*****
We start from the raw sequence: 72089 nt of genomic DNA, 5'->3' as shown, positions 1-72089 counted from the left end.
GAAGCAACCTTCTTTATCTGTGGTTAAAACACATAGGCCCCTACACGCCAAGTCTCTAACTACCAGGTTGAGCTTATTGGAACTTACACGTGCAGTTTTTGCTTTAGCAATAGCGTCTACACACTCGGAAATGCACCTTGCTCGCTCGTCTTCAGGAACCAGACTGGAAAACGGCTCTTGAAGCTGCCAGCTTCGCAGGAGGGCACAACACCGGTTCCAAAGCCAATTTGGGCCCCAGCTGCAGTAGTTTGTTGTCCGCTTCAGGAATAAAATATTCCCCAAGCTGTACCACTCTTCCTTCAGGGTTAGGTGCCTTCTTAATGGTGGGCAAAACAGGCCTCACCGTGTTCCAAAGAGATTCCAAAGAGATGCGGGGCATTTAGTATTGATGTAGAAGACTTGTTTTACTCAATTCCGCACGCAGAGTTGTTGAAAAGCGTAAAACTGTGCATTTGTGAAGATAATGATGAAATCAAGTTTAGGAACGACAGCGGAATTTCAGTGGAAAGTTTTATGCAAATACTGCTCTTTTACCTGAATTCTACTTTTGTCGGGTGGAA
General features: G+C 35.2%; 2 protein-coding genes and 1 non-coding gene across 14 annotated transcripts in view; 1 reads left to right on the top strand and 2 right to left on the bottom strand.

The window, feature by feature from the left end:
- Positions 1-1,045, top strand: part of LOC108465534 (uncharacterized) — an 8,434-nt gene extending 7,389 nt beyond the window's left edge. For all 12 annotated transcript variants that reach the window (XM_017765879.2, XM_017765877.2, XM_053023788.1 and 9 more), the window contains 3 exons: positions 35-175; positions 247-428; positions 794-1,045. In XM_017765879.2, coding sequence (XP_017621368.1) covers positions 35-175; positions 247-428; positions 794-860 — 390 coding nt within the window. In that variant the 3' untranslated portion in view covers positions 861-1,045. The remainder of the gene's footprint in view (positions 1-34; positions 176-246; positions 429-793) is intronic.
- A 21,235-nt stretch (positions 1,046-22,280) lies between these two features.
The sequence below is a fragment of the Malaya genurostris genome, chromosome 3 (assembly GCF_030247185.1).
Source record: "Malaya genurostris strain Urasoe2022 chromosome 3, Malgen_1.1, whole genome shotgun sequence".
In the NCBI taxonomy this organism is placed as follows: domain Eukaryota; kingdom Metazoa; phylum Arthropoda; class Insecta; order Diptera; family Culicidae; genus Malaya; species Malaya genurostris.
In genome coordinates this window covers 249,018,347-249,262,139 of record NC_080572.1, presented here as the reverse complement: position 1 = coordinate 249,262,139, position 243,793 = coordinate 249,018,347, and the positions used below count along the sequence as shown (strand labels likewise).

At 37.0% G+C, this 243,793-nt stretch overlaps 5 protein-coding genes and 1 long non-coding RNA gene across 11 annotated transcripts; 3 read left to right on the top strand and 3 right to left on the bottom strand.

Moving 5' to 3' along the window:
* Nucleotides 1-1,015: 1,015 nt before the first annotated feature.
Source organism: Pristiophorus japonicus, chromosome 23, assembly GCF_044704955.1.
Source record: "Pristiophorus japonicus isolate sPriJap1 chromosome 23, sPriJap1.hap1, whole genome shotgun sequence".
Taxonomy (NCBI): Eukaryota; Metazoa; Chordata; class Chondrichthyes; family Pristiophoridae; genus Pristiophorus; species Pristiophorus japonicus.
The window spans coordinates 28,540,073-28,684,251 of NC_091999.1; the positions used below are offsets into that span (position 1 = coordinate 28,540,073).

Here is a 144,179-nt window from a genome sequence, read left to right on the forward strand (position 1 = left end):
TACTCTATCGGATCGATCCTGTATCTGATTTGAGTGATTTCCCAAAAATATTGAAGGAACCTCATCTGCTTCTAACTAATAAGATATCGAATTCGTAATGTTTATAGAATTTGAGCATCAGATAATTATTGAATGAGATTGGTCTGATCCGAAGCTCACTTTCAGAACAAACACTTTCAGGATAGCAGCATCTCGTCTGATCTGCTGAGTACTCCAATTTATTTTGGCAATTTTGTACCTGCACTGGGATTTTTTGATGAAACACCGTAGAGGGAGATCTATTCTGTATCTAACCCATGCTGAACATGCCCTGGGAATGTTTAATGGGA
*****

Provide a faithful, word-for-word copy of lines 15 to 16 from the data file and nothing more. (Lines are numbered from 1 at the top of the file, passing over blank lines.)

Source record: "Pristiophorus japonicus isolate sPriJap1 chromosome 23, sPriJap1.hap1, whole genome shotgun sequence".
Taxonomy (NCBI): Eukaryota; Metazoa; Chordata; class Chondrichthyes; family Pristiophoridae; genus Pristiophorus; species Pristiophorus japonicus.